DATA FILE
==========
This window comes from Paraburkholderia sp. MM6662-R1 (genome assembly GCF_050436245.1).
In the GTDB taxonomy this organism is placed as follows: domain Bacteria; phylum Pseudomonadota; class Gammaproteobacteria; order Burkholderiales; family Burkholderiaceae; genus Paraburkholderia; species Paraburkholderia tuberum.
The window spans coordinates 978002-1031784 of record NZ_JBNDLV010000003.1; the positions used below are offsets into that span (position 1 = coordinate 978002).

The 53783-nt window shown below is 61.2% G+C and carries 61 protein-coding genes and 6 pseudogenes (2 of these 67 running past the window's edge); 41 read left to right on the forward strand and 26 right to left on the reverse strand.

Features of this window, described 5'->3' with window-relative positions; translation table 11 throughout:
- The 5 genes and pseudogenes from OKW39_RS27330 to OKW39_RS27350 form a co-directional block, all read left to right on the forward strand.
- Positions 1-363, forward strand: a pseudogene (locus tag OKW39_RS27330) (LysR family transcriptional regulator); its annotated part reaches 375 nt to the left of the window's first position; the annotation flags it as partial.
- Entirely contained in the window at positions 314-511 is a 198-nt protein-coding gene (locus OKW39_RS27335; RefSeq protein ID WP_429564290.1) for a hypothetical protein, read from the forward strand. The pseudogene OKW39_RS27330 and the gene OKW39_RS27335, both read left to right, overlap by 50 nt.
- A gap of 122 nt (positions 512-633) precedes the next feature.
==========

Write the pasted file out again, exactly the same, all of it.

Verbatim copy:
This window comes from Paraburkholderia sp. MM6662-R1 (genome assembly GCF_050436245.1).
In the GTDB taxonomy this organism is placed as follows: domain Bacteria; phylum Pseudomonadota; class Gammaproteobacteria; order Burkholderiales; family Burkholderiaceae; genus Paraburkholderia; species Paraburkholderia tuberum.
The window spans coordinates 978002-1031784 of record NZ_JBNDLV010000003.1; the positions used below are offsets into that span (position 1 = coordinate 978002).

The 53783-nt window shown below is 61.2% G+C and carries 61 protein-coding genes and 6 pseudogenes (2 of these 67 running past the window's edge); 41 read left to right on the forward strand and 26 right to left on the reverse strand.

Features of this window, described 5'->3' with window-relative positions; translation table 11 throughout:
- The 5 genes and pseudogenes from OKW39_RS27330 to OKW39_RS27350 form a co-directional block, all read left to right on the forward strand.
- Positions 1-363, forward strand: a pseudogene (locus tag OKW39_RS27330) (LysR family transcriptional regulator); its annotated part reaches 375 nt to the left of the window's first position; the annotation flags it as partial.
- Entirely contained in the window at positions 314-511 is a 198-nt protein-coding gene (locus OKW39_RS27335; RefSeq protein ID WP_429564290.1) for a hypothetical protein, read from the forward strand. The pseudogene OKW39_RS27330 and the gene OKW39_RS27335, both read left to right, overlap by 50 nt.
- A gap of 122 nt (positions 512-633) precedes the next feature.